Bending and flexing the back in modern dance
In 1908, the photographer Rudolf Jobst captured Grete Wiesenthal’s nascent distinctive modernist dance style, an idiom that was as natural as it was born of the moment, in pictures so striking and compelling that they are still indispensable to any exhibition on the dance of the period. What looks so light and spontaneous, so exuberant, became the foundation for the elaborate balancing and floating technique the Viennese dancer Wiesenthal (1885–1970) subsequently developed and her system of specific swings and turns, which dancers can still learn.
The American Isadora Duncan (1877–1927) is generally considered the groundbreaking and iconic exponent of modern dance; she made her debut in continental Europe at the Secession in Vienna in 1902. Wiesenthal, though she had heard of Duncan, had missed the opportunity to see her, yet she takes inspiration from the novel fact that a feminist woman artist strikes out on her own. She devises her unmistakable style of dance out of her own critique of classical ballet and her embrace of the greatest possible freedom of the body. In 1934, she writes that, where Duncan taps into the “ancient world of the Greeks,” she prefers music, by Beethoven, Strauss, and others, in which she finds a “Dionysian-ecstatic and heavenly-lightsome” element. She avails herself of the possibilities of the infinite-seeming expansiveness of space in all directions, exploding the classical ballet form in which she had originally trained. The uses to which she puts the spinal column, the hip shift, the extended free leg, the bent engaged leg create an intoxicating vision of insouciant freedom.
The bending and flexing and destabilization of the upper body in a variety of imbalanced poses and in ways that the dancer’s eye can hardly follow is integral to modern dance’s movement vocabulary. In the work of Mary Wigman in Dresden and Gertrud Bodenwieser in Vienna, at the Hellerau School in Laxenburg near Vienna, in Rosalia Chladek, Anita Berber, and Tilly Losch, the backbend serves in manifold ways that range from expressive gesture to an effective, even spectacular building block of formal composition, suggesting the dancer’s potential command over all spatiality defined by motion. The movement analyst Rudolf von Laban recognizes the kinesphere, the space that movement both uses and engenders—including the space located behind the visual axis—as the primary element in which movement is made reality. In artistic dance, the head typically extends the line of the spinal column, rather than falling back as in the depictions of Charcot’s studies in hysteria.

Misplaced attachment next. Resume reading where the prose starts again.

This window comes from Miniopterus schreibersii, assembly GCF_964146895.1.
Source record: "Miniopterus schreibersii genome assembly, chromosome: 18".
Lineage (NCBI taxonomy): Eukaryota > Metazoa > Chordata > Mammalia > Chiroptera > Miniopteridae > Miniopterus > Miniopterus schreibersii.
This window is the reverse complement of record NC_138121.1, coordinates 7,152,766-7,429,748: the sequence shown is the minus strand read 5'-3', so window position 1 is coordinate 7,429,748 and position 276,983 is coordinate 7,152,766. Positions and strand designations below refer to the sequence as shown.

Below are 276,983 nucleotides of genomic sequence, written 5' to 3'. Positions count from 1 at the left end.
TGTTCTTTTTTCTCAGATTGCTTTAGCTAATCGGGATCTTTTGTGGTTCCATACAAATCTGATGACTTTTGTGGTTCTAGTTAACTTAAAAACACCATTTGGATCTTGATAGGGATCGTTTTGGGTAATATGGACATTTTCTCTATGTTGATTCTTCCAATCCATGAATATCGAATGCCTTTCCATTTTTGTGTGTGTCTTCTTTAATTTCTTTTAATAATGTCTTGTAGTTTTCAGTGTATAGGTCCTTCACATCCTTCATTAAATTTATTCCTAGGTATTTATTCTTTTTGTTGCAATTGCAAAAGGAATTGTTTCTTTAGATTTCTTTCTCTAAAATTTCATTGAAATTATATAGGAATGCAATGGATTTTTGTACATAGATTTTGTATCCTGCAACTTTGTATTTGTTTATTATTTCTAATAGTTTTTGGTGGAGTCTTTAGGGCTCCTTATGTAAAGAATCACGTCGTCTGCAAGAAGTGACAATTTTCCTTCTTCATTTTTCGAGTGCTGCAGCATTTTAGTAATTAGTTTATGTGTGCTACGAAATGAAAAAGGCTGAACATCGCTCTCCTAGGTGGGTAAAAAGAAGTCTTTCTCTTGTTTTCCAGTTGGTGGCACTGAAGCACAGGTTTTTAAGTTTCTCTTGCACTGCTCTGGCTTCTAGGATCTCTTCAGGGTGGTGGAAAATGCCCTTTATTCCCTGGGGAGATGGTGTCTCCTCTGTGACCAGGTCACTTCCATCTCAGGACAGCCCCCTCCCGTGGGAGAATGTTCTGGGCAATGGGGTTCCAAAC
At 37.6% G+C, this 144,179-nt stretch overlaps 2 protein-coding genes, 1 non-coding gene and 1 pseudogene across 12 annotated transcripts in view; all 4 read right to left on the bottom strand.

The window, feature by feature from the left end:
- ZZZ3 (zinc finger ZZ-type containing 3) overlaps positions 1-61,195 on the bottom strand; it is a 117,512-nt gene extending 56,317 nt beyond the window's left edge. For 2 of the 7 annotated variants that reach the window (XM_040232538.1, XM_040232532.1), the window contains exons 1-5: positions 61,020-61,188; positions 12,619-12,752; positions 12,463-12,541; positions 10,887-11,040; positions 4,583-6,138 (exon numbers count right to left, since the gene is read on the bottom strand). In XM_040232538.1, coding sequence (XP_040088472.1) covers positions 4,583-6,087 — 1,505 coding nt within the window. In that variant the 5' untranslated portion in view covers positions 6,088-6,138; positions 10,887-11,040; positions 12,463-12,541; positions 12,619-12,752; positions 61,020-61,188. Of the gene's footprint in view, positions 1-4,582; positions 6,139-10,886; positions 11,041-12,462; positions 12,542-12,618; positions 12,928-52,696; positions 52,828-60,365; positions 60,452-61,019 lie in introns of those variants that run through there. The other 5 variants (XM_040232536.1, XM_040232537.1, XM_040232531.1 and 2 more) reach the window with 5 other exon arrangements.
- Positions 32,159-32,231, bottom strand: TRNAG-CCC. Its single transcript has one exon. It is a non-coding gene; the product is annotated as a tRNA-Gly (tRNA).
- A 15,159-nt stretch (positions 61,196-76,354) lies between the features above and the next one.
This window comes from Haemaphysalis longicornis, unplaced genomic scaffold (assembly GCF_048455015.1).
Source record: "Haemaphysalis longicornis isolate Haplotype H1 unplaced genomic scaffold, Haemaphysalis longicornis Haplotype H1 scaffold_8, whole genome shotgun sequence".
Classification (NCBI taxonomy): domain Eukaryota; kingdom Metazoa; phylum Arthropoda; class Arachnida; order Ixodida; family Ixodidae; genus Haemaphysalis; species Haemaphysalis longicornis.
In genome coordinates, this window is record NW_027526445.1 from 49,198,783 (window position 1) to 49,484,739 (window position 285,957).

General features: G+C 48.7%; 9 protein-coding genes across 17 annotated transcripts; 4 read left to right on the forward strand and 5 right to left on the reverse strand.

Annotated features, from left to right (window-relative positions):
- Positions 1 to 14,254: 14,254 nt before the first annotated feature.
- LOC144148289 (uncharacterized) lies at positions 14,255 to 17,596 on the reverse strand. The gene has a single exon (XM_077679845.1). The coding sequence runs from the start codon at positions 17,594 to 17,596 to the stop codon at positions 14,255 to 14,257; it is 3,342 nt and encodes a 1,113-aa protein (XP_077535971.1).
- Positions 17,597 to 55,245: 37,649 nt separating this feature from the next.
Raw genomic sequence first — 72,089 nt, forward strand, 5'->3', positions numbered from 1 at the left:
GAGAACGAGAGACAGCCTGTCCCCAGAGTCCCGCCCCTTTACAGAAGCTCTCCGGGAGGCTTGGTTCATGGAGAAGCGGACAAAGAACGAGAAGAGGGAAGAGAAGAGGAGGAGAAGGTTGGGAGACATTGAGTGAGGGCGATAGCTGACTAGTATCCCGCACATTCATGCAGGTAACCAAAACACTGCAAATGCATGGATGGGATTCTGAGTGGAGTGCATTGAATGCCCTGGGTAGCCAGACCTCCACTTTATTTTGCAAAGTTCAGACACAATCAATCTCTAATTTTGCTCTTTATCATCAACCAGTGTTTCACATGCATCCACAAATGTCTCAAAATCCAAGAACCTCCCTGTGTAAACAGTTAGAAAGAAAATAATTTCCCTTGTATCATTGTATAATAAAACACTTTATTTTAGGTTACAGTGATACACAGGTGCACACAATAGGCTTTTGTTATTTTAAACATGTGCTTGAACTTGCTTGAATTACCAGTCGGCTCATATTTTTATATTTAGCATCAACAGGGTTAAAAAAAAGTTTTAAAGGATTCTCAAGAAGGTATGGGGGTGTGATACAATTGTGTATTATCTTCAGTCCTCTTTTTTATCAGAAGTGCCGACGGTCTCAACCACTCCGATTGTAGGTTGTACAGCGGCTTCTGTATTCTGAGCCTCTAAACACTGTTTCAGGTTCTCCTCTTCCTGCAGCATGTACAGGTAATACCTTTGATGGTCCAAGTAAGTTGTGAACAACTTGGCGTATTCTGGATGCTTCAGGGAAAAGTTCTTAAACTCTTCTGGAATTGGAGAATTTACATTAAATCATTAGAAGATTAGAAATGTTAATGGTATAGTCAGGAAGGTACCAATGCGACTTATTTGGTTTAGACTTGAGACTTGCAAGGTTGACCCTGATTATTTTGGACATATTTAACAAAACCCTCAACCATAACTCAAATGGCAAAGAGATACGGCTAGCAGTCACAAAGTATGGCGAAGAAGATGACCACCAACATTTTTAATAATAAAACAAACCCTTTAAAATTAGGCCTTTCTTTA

The categories of dance that appear in the twentieth century’s first three decades are extraordinarily diverse. In widely different ballroom dances, it is usually the woman who is thrown into a backbend or bent over and held by her partner. The varied—sometimes acrobatic, sometimes dramatic—cabaret dances that are advertised as international show acts under labels such as Eccentric Dance, Danse Mondaine, etc. and booked for stages small and large by artists agencies survive in the form of photographs of solo, duet, and group performances in which the backbend as the final pose concluding a movement phase is a stock motif. The variety theater as a popular entertainment format dating back to the nineteenth century may also have nurtured physical approaches to dance of the sort that Duncan, Wiesenthal, Wigman, and others subsequently formalized and established as a genuine modernist art form.